After World War I many Canadian soldiers returned home to find few opportunities. Wages and working conditions were dismal and labor regulations were mostly non-existent. The Bolshevik revolution had just occurred in Russia and many workers saw this as an example of a successful socialist revolution.
In March 1919 labor delegates from across Western Canada convened in Calgary to form a branch of the "One Big Union", with the intention of overthrowing Canadian capitalism through a series of crippling general strikes.
At 11 AM on May 15, 1919, virtually the entire working population of Winnipeg walked off the job. 30,000 to 35,000 people were on strike in a city of 200,000. Even essential public employees such as firemen went on strike, but returned midway through the strike with the approval of the Strike Committee. The Winnipeg Police were technically on strike but remained on patrol in practice.
The strike was generally non-violent. Relations with police were tense but generally did not result in clashes, although a young boy was accidentally killed early in the strike.
The newspapers were generally nothing short of hysterical. The New York Times front page proclaimed "Bolshevism Invades Canada". The Winnipeg Free Press called the strikers "bohunks", "aliens", and anarchists and ran cartoons depicting hooked-nosed Jewish radicals throwing bombs.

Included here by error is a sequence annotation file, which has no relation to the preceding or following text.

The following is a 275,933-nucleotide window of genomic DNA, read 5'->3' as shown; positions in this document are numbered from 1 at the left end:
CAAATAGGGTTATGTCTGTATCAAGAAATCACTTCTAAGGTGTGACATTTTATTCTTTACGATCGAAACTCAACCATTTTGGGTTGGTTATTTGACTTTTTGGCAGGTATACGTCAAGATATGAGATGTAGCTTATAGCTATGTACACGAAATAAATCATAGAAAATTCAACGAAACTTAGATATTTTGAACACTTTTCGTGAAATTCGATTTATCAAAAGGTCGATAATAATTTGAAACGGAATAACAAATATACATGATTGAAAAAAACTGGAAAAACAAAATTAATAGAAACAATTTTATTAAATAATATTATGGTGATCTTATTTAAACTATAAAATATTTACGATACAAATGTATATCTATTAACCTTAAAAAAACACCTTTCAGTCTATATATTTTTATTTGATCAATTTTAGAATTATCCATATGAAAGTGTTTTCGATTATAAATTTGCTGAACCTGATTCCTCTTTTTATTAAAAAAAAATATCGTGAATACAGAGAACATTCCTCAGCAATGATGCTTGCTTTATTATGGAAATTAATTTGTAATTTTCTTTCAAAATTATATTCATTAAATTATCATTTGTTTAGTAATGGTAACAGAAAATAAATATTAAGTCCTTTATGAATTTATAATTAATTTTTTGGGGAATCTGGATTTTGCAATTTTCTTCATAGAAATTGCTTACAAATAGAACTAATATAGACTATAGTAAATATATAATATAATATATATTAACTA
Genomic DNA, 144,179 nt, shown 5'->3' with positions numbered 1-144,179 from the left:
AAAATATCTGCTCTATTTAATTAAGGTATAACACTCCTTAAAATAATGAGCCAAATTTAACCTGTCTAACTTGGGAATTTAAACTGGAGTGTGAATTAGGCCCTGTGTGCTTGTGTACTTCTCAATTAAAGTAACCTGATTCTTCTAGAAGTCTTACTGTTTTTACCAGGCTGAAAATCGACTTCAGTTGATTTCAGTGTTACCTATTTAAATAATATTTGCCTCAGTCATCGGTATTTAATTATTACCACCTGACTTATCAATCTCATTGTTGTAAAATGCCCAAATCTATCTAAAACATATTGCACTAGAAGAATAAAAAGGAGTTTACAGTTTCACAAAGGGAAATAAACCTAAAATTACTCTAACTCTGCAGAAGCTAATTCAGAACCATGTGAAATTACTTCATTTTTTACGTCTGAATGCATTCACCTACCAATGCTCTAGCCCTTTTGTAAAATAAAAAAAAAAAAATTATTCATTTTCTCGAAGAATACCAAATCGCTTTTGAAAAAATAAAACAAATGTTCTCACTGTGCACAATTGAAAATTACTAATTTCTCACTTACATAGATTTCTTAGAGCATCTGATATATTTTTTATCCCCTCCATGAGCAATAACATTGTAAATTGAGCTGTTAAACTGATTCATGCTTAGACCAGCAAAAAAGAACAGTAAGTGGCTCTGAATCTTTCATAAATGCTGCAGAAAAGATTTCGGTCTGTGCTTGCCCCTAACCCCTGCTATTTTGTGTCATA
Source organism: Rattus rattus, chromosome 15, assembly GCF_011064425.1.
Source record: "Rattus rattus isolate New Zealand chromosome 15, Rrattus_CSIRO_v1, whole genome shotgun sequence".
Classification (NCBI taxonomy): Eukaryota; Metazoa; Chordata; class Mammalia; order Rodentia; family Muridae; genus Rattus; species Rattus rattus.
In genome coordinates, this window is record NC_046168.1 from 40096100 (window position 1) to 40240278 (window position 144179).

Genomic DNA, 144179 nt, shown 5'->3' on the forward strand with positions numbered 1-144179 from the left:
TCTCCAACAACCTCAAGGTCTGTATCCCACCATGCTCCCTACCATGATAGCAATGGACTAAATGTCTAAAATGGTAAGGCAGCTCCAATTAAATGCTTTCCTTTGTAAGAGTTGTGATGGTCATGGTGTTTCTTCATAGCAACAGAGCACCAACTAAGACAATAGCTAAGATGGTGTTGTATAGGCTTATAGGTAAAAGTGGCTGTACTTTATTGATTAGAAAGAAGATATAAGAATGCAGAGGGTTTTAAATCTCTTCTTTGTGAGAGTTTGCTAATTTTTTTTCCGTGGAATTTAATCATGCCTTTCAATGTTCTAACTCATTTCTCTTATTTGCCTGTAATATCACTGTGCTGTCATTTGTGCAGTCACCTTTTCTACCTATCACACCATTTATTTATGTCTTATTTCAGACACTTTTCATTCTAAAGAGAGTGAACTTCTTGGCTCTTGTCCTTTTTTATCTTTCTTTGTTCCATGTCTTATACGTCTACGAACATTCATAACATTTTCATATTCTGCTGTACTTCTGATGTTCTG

A counter-strike Committee, the "Citizen's Committee of One Thousand" was created by Winnipeg's wealthy elite. The Committee declared the strike to be a violent, revolutionary conspiracy by a small group of foreigners. On June 17 the Committee dismissed most of the city's 200 police, replacing them with their own militia. Federal troops were positioned outside the city and federal police were sent in.
The majority of the strikers were reformist, not radical. They wanted to amend the system, not destroy it and build a new one. By June 17, 1919 the workers were gradually giving up and returning to their jobs.
That day the Federal government stormed the city, arresting ten strike leaders and arbitrarily deporting Eastern European immigrants. Three days later angered strikers massed in Market Square and the Mayor read the Riot Act. The Federal police fired into the crowd. One striker was killed, another mortally wounded, and dozens were wounded. The strike had been broken.
The head of the Royal Commission which investigated the strike found that the strike was not a criminal conspiracy by foreigners and suggested that "if Capital does not provide enough to assure Labour a contented existence...Government might find it necessary [to intervene] and let the state do these things at the expense of Capital".
Canada's Liberal Party, fearing the growing support for hard left elements, pledged to enact labor reforms. In this way the Winnipeg General Strike can be said to have resulted in much improved working conditions for millions of Canadians. J.S. Woodsworth, a strike leader who was briefly imprisoned, would go on to found Canada's first socialist political party.